territorialism


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ter·ri·to·ri·al·ism

 (tĕr′ĭ-tôr′ē-ə-lĭz′əm)
n.
1. A social system that gives authority and influence in a state to the landowners.
2. A system of church government based on primacy of civil power.

ter′ri·to′ri·al·ist n.

territorialism

(ˌtɛrɪˈtɔːrɪəlɪzəm)
n
1. (Government, Politics & Diplomacy) a social system under which the predominant force in the state is the landed class
2. (Ecclesiastical Terms) a former Protestant theory that the civil government has the right to determine the religious beliefs of the subjects of a state
ˌterriˈtorialist n

territorialism

1. the principle of the political predominance of the landed classes; landlordism.
2. the theory of church policy vesting supreme ecclesiastical authority in a civil government, as in 16th-century Germany. Also called territorial system. — territorialist, n.
See also: Politics
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References in periodicals archive ?
Addressing his opposition colleagues, the MPLA MP said that they only talk about functional gradualism and remove the part that the Constitution deals with what territorial territorialism is essentially.
strict territorialism, partial territorialism, citizenship, domestic
In addition, the Criminal Code and the Administrative Penalty Act adopt territorialism, meaning that Taiwanese authorities have jurisdiction and the right to judge whoever violates the relevant laws or regulations in Taiwan.
The territorialism of parking is rarely a laughing matter for those who defend the a few square metres of space outside their houses with the fanatical zeal medieval warlords once applied to moats and drawbridges.
The territorialism of parking is rarely a laughing matter for those who defend the few square metres outside their houses with the fanatical zeal medieval warlords once applied to moats and drawbridges.
Given these benefits, Professors Wessels, Markell, and Kilborn understandably claim that "universalism in one form or another commands virtually undisputed superiority over territorialism." (24) Professor Westbrook, in support of the principle, logically notes that multinational companies in distress require a unitary, conclusive proceeding for all stakeholders globally, and that any other action would only be "a temporary accommodation" subject to upset at any time.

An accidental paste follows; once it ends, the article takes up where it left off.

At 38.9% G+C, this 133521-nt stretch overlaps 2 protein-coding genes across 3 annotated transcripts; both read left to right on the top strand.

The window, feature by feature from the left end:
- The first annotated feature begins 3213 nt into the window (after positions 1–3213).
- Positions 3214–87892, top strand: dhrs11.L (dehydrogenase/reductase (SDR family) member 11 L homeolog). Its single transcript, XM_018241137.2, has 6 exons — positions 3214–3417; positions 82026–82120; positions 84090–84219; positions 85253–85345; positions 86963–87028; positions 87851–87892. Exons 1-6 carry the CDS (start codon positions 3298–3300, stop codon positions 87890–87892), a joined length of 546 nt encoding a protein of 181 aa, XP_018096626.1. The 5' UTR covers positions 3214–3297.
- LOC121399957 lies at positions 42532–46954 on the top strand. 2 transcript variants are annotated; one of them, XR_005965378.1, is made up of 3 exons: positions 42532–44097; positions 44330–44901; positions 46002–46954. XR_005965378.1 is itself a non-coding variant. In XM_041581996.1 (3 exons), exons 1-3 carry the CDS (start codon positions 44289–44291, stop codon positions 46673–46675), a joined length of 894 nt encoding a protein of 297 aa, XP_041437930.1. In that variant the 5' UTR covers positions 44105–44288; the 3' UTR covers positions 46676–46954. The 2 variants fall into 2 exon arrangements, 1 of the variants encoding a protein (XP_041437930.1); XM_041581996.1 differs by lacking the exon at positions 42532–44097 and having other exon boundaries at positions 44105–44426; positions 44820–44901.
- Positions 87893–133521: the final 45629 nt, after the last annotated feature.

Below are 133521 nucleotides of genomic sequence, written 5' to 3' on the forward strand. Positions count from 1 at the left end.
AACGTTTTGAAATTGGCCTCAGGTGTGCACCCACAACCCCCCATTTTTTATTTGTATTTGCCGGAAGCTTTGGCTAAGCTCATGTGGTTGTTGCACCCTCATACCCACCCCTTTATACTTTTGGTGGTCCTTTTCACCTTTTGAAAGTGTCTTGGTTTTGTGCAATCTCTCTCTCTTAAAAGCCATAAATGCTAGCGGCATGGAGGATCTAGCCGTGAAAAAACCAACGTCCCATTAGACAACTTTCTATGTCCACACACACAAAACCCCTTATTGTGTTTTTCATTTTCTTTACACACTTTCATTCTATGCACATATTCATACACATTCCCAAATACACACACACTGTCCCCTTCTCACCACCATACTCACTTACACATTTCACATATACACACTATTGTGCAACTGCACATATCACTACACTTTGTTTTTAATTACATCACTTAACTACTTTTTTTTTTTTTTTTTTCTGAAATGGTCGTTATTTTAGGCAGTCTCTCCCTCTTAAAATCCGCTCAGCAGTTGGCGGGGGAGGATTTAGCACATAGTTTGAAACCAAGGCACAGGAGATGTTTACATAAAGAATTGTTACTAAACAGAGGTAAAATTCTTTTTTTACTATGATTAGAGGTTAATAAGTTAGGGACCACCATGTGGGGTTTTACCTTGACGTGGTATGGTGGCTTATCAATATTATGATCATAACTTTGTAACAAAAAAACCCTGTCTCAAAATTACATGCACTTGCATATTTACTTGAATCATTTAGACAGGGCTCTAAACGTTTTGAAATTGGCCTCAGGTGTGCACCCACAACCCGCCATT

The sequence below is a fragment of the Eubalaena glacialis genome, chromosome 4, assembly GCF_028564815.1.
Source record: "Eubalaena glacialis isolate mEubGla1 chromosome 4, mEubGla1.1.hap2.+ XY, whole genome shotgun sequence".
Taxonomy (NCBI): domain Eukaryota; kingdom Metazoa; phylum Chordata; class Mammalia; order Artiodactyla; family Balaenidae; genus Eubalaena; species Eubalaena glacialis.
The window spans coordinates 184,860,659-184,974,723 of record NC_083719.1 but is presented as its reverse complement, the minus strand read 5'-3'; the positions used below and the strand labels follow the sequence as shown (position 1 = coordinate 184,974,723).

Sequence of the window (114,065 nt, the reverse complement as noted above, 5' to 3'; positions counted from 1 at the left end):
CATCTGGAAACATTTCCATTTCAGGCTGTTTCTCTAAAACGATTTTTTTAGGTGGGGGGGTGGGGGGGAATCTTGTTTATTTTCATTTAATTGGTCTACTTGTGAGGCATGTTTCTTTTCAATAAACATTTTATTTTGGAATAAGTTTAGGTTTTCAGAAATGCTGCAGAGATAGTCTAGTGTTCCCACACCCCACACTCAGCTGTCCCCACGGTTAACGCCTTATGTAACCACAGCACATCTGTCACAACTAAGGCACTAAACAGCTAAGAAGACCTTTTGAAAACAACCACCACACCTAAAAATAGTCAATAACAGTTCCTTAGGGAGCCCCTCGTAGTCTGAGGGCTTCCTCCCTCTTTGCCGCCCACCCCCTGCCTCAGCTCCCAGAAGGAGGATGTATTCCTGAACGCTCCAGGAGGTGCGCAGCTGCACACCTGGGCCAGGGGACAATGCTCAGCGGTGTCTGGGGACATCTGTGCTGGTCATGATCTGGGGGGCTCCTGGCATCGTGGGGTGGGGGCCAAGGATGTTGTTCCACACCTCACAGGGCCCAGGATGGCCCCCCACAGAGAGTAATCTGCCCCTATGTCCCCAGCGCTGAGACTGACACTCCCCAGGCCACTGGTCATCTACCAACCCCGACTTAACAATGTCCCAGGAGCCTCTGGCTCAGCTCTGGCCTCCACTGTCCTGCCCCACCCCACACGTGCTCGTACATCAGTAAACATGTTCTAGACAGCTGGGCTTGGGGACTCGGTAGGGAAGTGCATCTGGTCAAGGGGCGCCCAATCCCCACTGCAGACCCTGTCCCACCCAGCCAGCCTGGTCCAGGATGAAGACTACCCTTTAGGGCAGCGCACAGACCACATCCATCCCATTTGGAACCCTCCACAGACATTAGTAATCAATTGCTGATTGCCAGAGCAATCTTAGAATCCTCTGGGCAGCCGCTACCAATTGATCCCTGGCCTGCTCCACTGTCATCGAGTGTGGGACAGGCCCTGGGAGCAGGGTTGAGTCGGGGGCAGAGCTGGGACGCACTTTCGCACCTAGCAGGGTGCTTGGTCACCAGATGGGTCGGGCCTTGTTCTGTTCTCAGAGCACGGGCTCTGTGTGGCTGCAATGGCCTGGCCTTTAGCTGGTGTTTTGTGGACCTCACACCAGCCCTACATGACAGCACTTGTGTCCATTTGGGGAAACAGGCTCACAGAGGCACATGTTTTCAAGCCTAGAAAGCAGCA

"Fitting the Zeitgeist: Jewish Territorialism and Geopolitics, 1934-1960." Contemporary European History 27, no.
While a worldwide "return to territorialism" remains a major challenge according to 74% of the report's surveyed CEOs in Saudi Arabia, the top bosses are intently pursuing growth in the kingdom, where urbanisation and modernisation offer promising prospects.
Meanwhile, Saudi CEOs rank "return to territorialism" as one of the key challenges to their growth, with 74 percent finding it as one of the top three risks faced by their organization.
Meanwhile, Saudi CEOs rank "return to territorialism" as one of the key challenges to their growth, with 74 per cent finding it as one of the top three risks faced by their organisation.
[modus operandi] (and some territorialism), so it's rare to get enough approach consistency to share work between locations.
"Maybe there is some territorialism going on, or maybe they are preferentially selecting these locations based on their different foraging mechanisms.